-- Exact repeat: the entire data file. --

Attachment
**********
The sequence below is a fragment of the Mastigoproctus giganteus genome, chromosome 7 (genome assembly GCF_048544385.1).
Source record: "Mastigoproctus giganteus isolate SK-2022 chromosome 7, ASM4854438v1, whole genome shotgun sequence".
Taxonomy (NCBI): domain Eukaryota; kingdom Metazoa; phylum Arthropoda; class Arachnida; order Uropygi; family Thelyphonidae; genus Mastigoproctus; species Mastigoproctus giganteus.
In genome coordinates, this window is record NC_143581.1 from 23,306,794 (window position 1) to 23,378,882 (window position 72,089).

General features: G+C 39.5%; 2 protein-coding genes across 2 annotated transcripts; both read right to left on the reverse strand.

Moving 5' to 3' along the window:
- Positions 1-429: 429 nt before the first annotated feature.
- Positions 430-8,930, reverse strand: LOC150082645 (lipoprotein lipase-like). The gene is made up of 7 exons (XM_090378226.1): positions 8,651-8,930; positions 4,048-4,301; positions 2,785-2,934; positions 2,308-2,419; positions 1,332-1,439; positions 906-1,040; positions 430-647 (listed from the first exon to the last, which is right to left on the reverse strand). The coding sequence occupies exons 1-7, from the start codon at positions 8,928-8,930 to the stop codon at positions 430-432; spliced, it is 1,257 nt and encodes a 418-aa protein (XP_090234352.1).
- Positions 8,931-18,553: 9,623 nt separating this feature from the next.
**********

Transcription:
The sequence below is a fragment of the Mastigoproctus giganteus genome, chromosome 7 (genome assembly GCF_048544385.1).
Source record: "Mastigoproctus giganteus isolate SK-2022 chromosome 7, ASM4854438v1, whole genome shotgun sequence".
Taxonomy (NCBI): domain Eukaryota; kingdom Metazoa; phylum Arthropoda; class Arachnida; order Uropygi; family Thelyphonidae; genus Mastigoproctus; species Mastigoproctus giganteus.
In genome coordinates, this window is record NC_143581.1 from 23,306,794 (window position 1) to 23,378,882 (window position 72,089).

General features: G+C 39.5%; 2 protein-coding genes across 2 annotated transcripts; both read right to left on the reverse strand.

Moving 5' to 3' along the window:
- Positions 1-429: 429 nt before the first annotated feature.
- Positions 430-8,930, reverse strand: LOC150082645 (lipoprotein lipase-like). The gene is made up of 7 exons (XM_090378226.1): positions 8,651-8,930; positions 4,048-4,301; positions 2,785-2,934; positions 2,308-2,419; positions 1,332-1,439; positions 906-1,040; positions 430-647 (listed from the first exon to the last, which is right to left on the reverse strand). The coding sequence occupies exons 1-7, from the start codon at positions 8,928-8,930 to the stop codon at positions 430-432; spliced, it is 1,257 nt and encodes a 418-aa protein (XP_090234352.1).
- Positions 8,931-18,553: 9,623 nt separating this feature from the next.